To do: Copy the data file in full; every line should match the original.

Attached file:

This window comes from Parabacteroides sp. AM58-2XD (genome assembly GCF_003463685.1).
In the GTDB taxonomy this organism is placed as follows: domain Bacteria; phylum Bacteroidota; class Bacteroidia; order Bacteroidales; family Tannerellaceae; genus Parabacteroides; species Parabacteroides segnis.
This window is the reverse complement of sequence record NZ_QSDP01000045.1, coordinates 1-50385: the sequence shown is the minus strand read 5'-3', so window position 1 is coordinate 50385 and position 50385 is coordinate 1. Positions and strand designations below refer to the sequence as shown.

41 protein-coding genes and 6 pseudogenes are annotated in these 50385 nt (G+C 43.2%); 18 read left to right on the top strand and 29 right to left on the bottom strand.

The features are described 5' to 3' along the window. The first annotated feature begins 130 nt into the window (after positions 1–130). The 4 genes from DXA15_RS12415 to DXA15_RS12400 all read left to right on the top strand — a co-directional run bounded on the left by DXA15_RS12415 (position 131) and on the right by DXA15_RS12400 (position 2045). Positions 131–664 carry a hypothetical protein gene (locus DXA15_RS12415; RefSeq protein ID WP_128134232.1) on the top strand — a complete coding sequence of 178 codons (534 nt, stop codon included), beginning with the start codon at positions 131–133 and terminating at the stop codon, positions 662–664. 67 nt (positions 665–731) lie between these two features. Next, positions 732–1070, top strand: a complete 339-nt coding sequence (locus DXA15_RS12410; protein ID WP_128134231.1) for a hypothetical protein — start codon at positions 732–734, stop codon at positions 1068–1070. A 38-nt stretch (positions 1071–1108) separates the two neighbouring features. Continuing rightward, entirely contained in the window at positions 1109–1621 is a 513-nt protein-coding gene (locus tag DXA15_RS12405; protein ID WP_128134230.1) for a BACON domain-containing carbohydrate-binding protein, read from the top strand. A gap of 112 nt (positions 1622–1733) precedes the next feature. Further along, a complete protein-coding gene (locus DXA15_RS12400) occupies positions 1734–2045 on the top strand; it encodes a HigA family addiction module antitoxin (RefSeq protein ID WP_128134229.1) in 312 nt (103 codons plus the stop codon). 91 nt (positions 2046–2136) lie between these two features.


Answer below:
This window comes from Parabacteroides sp. AM58-2XD (genome assembly GCF_003463685.1).
In the GTDB taxonomy this organism is placed as follows: domain Bacteria; phylum Bacteroidota; class Bacteroidia; order Bacteroidales; family Tannerellaceae; genus Parabacteroides; species Parabacteroides segnis.
This window is the reverse complement of sequence record NZ_QSDP01000045.1, coordinates 1-50385: the sequence shown is the minus strand read 5'-3', so window position 1 is coordinate 50385 and position 50385 is coordinate 1. Positions and strand designations below refer to the sequence as shown.

41 protein-coding genes and 6 pseudogenes are annotated in these 50385 nt (G+C 43.2%); 18 read left to right on the top strand and 29 right to left on the bottom strand.

The features are described 5' to 3' along the window. The first annotated feature begins 130 nt into the window (after positions 1–130). The 4 genes from DXA15_RS12415 to DXA15_RS12400 all read left to right on the top strand — a co-directional run bounded on the left by DXA15_RS12415 (position 131) and on the right by DXA15_RS12400 (position 2045). Positions 131–664 carry a hypothetical protein gene (locus DXA15_RS12415; RefSeq protein ID WP_128134232.1) on the top strand — a complete coding sequence of 178 codons (534 nt, stop codon included), beginning with the start codon at positions 131–133 and terminating at the stop codon, positions 662–664. 67 nt (positions 665–731) lie between these two features. Next, positions 732–1070, top strand: a complete 339-nt coding sequence (locus DXA15_RS12410; protein ID WP_128134231.1) for a hypothetical protein — start codon at positions 732–734, stop codon at positions 1068–1070. A 38-nt stretch (positions 1071–1108) separates the two neighbouring features. Continuing rightward, entirely contained in the window at positions 1109–1621 is a 513-nt protein-coding gene (locus tag DXA15_RS12405; protein ID WP_128134230.1) for a BACON domain-containing carbohydrate-binding protein, read from the top strand. A gap of 112 nt (positions 1622–1733) precedes the next feature. Further along, a complete protein-coding gene (locus DXA15_RS12400) occupies positions 1734–2045 on the top strand; it encodes a HigA family addiction module antitoxin (RefSeq protein ID WP_128134229.1) in 312 nt (103 codons plus the stop codon). 91 nt (positions 2046–2136) lie between these two features.